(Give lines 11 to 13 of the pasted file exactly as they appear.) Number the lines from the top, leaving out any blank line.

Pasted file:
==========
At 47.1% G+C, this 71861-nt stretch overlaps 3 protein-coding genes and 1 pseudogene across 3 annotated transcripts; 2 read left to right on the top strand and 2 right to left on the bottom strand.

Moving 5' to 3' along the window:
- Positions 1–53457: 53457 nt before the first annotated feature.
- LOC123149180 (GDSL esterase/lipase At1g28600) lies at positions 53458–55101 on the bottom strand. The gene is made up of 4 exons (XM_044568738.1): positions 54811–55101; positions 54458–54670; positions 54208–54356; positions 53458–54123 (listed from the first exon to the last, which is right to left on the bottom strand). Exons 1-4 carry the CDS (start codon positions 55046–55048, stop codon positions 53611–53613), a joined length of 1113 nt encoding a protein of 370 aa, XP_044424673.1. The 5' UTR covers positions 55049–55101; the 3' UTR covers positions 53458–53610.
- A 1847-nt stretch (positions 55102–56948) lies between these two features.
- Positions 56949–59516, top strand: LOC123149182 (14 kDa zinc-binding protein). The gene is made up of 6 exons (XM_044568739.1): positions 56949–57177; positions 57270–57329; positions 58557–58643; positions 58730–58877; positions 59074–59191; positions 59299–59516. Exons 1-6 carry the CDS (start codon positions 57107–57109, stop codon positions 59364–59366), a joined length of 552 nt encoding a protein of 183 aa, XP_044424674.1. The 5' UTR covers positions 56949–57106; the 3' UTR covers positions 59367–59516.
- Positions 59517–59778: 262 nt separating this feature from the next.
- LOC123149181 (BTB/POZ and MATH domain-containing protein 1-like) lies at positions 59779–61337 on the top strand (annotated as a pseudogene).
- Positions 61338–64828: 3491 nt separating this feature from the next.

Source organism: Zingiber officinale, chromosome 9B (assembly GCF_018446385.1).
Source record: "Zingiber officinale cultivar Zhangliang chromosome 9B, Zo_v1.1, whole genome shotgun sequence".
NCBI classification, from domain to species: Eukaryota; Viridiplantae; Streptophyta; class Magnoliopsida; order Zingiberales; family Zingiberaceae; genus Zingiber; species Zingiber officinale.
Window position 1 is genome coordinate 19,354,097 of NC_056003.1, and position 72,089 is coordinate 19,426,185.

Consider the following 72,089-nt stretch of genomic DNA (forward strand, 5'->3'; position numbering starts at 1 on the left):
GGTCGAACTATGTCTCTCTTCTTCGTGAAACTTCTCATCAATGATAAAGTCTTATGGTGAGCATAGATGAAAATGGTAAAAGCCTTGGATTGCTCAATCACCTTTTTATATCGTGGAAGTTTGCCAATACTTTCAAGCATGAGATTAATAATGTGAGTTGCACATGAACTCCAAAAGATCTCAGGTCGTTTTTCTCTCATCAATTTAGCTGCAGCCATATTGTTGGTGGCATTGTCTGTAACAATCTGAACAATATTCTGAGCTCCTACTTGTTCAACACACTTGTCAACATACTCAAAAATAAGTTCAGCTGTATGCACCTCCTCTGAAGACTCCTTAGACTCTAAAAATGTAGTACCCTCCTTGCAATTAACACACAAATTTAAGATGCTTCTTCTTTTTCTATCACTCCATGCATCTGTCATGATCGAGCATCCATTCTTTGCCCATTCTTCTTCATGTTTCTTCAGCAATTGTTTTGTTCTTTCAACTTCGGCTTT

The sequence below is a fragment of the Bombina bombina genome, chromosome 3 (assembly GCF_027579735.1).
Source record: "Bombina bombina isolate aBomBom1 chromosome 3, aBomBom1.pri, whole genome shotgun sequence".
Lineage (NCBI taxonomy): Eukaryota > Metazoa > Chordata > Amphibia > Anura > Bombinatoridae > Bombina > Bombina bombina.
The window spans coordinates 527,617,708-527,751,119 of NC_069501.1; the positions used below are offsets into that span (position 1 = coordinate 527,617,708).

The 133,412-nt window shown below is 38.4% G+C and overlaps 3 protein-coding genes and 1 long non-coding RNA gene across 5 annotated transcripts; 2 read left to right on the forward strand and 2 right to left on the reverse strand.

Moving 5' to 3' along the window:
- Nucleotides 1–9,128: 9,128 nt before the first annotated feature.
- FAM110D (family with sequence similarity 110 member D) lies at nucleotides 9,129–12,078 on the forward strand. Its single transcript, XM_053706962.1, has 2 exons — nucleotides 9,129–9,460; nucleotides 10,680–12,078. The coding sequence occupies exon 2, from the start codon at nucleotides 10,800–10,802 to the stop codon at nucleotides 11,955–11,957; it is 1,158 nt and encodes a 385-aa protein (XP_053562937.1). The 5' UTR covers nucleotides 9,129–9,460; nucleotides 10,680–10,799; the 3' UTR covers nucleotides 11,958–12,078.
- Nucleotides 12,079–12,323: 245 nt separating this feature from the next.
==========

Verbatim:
Source record: "Zingiber officinale cultivar Zhangliang chromosome 9B, Zo_v1.1, whole genome shotgun sequence".
NCBI classification, from domain to species: Eukaryota; Viridiplantae; Streptophyta; class Magnoliopsida; order Zingiberales; family Zingiberaceae; genus Zingiber; species Zingiber officinale.
Window position 1 is genome coordinate 19,354,097 of NC_056003.1, and position 72,089 is coordinate 19,426,185.